23 July 2010


When dates are written in number form, they confuse me. They didn't always, but they do now. In the genealogy world, we always write dates in this format: 4 Jan 1872. Sometimes the date is spelled out, like in formal reports. There is no ambiguity with this format because the month is spelled out in letters.

Americans, did you know we are pretty much the ONLY COUNTRY in the world who put the month first when writing our dates in a numerical form? For instance, if we wanted to talk about the above listed date, in America it would be 1/4/1872. Every where else would be 4/1/1872. At first this may seem confusing because you are so used to seeing the month first, but frankly it makes sense. In the European (and everywhere else) format, the smallest division (the day) is placed first, followed by the next smallest (the month), and then the largest (the year). It makes more sense that way. When America finally switches to the metric system (Hello logical way of measuring things!) we need to switch our date formatting as well. (I know that neither of these things will actually happen, but a girl can hope.)

Now, this may seem like a small thing since I live in America now and should be used to the totally backwards way that we list our dates, but because I deal with quite a bit of work from European agents, I am frequently having to reorient myself and figure out which system I'm using and which system the agent was using. This going back and forth makes me perpetually confused. When I have the option (like when I'm writing a check) I write the date in genealogical format. When I am forced to put in numbers, I always have to think about the way my birth date is written so that I can remember whether the month goes first or second.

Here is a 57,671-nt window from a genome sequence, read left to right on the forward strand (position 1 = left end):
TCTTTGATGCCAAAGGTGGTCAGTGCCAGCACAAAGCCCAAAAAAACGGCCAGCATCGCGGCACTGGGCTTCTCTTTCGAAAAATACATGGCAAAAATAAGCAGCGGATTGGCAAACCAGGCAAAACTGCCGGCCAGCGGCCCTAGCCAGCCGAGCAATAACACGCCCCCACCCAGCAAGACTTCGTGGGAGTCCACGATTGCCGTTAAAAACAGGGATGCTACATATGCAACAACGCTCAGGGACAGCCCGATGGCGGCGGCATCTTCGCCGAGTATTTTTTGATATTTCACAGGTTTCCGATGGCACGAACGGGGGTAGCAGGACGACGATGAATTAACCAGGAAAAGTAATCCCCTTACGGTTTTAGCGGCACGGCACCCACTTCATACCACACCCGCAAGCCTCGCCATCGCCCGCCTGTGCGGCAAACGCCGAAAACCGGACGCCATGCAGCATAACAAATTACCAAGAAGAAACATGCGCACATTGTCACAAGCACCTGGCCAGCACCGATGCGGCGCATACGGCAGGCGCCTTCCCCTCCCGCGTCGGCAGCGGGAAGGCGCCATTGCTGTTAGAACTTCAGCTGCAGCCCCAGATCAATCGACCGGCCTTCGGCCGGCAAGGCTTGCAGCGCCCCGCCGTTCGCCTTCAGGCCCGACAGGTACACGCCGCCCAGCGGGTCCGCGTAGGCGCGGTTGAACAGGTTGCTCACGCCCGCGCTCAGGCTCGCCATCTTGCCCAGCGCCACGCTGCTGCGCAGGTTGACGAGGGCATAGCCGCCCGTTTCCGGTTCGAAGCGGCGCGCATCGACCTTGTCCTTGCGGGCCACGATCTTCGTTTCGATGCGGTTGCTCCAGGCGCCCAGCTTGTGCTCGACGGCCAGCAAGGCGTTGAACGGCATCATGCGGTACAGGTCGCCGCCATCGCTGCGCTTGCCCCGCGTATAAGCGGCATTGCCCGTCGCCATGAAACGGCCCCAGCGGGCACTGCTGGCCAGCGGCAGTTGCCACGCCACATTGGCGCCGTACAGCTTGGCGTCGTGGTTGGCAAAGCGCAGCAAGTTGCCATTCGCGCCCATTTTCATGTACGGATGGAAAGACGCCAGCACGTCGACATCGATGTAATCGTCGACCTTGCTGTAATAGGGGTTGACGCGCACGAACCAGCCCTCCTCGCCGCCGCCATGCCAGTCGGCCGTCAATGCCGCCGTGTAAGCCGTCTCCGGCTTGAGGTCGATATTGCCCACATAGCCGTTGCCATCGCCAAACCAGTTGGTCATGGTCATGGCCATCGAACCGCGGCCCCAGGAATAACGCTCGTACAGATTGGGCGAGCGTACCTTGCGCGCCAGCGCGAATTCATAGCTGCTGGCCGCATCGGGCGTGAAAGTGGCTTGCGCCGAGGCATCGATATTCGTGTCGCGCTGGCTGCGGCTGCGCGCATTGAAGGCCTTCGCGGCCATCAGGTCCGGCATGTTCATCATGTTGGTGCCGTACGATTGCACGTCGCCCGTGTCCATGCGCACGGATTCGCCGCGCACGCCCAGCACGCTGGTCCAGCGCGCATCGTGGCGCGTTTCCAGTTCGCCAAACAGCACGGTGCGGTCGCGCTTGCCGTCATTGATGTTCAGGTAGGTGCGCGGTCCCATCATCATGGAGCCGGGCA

My life is hard.


Saskia said...

I grew up in the US and then moved to Europe. This still throws me for a loop, even after 13 years of living here. You know how I remember it? My birthday is March 1st, and I can remember that the numbers go from small to large in Europe (1/3) so they must be the other way around in America..(3/1)

The other confusing thing is that here, two digits numbers are backwards. So where 27 in America is said as "twenty-seven", in the Netherlands it's "seven-and-twenty". I'll automatically think of it as 72 since the seven is said first, and then I'll have to reverse it.

My life is hard too.

Janet said...

We ran into that problem on our mission in Korea. I could never tell the Korean missionaries birthday - so confusing. I'm with you and the genealogy way to right dates. That's what I use now.

Alice said...

I grew up in an army family. We always used the date, then the mo, then the year. I guess I have always been a backwards type of girl.

Ana said...

You're awesome. Dates and metric system just are more logical ways to do things aren't they?

Btw when I was younger and I used to write to my cousins in America I could never figure out what the date was. For years I never knew when their birthdays were.

Packrat said...

Dates throw me, too, but the most difficult number thing for is a dot used instead of a comma. Gets me every time.